1. Q. Where were you born? Chickasaw Nation - Q. How long did you live in the Chickasaw Nation? A. I don’t know maybe ten or twelve years - Q. Where did you move to? A. Mississippi - see below
    1. No, all records from 1850 to 1910 indicate he was born in Tennessee, and there isn’t a single record that indicates any other place.
  2. Q. How long did you stay in Mississippi? I don’t know how long but my mother she went back there and died and I tried to make my way back here to the nation.
    1. Not even close - All records of Elizabeth indicate she lived her entire life in Tennessee until 1880 when she moved to Tracy, Kentucky, then she died in Bonham, Texas and is buried in the same cemetery with three of her children; John, Thoms, and Catherin. Which would indicate that she went to Texas, likely to live with one of her children during her later years.
  3. Q. Did they ever live in Mississippi? Yes - When? Till the Indians came to this country and then come here. - Did they move out here when the Indians first moved out west? Yes. - Your mother came with them? Yes.
    1. A few things strike me about his answer. First, the fact that he states “till the Indians came to this country.” This is a statement made by a man that does not naturally belong to this group. He is not referring to his own people. If he had been referring to his own people he would have been more likely to call them, my family, my people, our tribe, etc. If he were telling the truth, a truthful statement would have included him in the group. Instead, he is subconsciously referring to a group of people that his subconscious knows he is not a part of.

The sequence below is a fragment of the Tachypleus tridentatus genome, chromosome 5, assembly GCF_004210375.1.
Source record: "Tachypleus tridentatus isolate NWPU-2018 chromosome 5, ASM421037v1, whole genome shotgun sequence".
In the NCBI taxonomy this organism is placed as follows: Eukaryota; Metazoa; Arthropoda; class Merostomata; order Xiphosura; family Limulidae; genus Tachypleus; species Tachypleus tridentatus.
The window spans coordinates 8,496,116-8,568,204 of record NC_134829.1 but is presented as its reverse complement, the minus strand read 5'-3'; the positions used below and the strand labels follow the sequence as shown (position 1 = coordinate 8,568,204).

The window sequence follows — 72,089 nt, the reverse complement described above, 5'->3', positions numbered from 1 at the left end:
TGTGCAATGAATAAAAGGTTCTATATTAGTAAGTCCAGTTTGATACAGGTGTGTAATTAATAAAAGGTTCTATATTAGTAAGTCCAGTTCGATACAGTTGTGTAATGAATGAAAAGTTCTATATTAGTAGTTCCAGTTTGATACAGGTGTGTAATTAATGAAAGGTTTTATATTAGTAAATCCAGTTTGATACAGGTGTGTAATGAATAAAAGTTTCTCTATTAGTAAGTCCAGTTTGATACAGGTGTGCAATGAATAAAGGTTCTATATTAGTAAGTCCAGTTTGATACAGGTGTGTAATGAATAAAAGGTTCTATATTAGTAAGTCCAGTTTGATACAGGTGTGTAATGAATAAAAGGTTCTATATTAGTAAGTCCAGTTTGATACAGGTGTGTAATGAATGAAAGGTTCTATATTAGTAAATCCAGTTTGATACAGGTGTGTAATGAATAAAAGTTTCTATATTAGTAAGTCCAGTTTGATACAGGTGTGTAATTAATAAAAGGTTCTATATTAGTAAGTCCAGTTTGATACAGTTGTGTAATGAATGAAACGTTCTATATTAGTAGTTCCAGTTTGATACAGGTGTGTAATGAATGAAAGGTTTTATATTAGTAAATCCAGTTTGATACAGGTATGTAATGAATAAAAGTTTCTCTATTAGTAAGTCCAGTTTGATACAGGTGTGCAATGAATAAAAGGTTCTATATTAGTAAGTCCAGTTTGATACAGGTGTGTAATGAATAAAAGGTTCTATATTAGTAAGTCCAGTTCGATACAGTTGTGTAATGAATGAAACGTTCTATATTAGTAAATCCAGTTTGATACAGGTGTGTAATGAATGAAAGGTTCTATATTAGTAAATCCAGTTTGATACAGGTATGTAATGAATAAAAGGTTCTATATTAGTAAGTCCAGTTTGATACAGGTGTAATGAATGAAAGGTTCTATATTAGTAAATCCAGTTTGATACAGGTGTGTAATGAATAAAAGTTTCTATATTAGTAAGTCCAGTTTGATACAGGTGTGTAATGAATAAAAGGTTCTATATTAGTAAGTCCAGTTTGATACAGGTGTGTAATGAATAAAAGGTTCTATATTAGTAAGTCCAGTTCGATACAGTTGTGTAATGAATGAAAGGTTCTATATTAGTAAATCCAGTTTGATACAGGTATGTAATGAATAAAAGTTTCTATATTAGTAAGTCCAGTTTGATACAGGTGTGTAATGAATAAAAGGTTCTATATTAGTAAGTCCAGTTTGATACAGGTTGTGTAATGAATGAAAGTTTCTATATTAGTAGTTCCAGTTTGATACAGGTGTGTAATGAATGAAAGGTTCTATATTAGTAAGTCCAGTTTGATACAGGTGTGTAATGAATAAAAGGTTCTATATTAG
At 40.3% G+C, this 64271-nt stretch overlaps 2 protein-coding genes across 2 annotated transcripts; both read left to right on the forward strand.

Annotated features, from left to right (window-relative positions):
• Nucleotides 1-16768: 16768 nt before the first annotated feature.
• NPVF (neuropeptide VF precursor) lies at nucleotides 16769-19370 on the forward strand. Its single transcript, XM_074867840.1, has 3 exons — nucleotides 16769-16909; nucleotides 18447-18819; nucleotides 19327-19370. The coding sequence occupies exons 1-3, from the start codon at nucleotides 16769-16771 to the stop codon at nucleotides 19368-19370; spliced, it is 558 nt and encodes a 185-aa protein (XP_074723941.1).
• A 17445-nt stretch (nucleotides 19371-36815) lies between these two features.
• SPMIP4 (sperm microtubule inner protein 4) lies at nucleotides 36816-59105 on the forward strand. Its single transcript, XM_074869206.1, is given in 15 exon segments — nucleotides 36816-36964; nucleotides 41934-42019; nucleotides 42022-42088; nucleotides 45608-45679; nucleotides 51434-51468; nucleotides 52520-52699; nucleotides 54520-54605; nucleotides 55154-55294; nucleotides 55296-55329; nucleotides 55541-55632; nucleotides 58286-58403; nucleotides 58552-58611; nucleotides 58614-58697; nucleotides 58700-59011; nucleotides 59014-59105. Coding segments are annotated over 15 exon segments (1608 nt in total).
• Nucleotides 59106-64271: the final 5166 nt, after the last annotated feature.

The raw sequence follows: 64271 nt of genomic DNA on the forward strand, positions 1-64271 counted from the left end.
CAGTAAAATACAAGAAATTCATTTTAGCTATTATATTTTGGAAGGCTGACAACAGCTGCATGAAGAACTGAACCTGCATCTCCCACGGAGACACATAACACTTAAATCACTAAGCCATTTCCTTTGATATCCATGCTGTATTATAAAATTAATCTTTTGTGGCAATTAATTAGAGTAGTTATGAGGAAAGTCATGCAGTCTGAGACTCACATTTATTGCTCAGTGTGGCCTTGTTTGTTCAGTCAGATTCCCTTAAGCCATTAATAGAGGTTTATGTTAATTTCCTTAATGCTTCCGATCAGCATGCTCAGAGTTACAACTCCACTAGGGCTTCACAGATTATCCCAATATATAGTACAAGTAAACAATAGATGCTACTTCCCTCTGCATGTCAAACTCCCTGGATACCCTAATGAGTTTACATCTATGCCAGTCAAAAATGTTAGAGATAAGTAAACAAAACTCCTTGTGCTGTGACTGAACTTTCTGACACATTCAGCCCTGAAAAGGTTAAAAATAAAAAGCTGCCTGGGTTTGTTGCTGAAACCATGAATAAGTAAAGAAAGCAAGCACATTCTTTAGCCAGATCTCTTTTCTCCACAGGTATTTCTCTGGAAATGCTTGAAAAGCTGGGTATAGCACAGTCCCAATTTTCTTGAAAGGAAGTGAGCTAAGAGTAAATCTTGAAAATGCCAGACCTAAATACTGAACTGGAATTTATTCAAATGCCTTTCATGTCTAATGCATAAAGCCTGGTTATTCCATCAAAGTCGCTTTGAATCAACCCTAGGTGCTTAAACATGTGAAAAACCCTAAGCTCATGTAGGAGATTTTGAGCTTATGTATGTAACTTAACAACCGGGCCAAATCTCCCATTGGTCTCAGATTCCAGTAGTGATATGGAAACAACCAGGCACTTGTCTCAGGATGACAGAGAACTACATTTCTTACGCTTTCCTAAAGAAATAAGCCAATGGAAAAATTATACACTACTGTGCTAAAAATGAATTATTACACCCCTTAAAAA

2. There is no record of him ever living in Mississippi. All records found indicate he lived in TN, IN, KY, TX, and OK.
    3. The Dancing Rabbit Creek treaty was signed in 1830. The Choctaw Nation was one of the first tribes to be removed and relocated to the Indian Territory between 1831 and 1833. This would have been before William was born, so if William were telling the truth then he would have been born in OK, and not TN. None of the children of Thomas and Elizabeth Riddle were born in OK. All were born between 1834 and 1859 in TN. Just more proof of his deceptive answers.
  4. Did any of your ancestors live in the old Choctaw Nation in Mississippi and Alabama in 1830 when this treaty was made? seventy-two years ago? No dont think so.
    1. This is the first truth he states that contradicts what he previously stated.
  5. Q. Your mother came out west with her father and mother in the year 1833? Yes
    1. Yet her family was always in the census records living in TN from 1820 to 1870. He states later in the interview that his grandfather was Joseph “Jodi” Brown and grandmother was Katie, which is true and with that information, I was able to find Elizabeth’s family, which just further confirms that she was not Native American.
Often you hear about how the commission was giving land to the white. I believe that did happen and I think this is how it happened. I think it was through the interviews and those who were smart enough to keep the stories straight and be able to back up enough of what they were saying probably successful obtained land in this very dirty and underhand method. But in this case, I believe that the commissioners saw that his story was not believable. He even contradicted himself within the interview, without all the research I’ve found I still would have had trouble believing him.

Original records are invaluable and it’s so important that if you are doing research that you go look at the original record. I can’t stress that enough! GO LOOK AT THE ORIGINAL! Because you don’t get the whole story until you do, and sometime you will even find more detail in the original that can either further your research or in some cases clue you into the fact that the record does not belong to the person you are research. Research requires that you look at ALL the details and not just create a family tree based on databases that are missing a lot of information.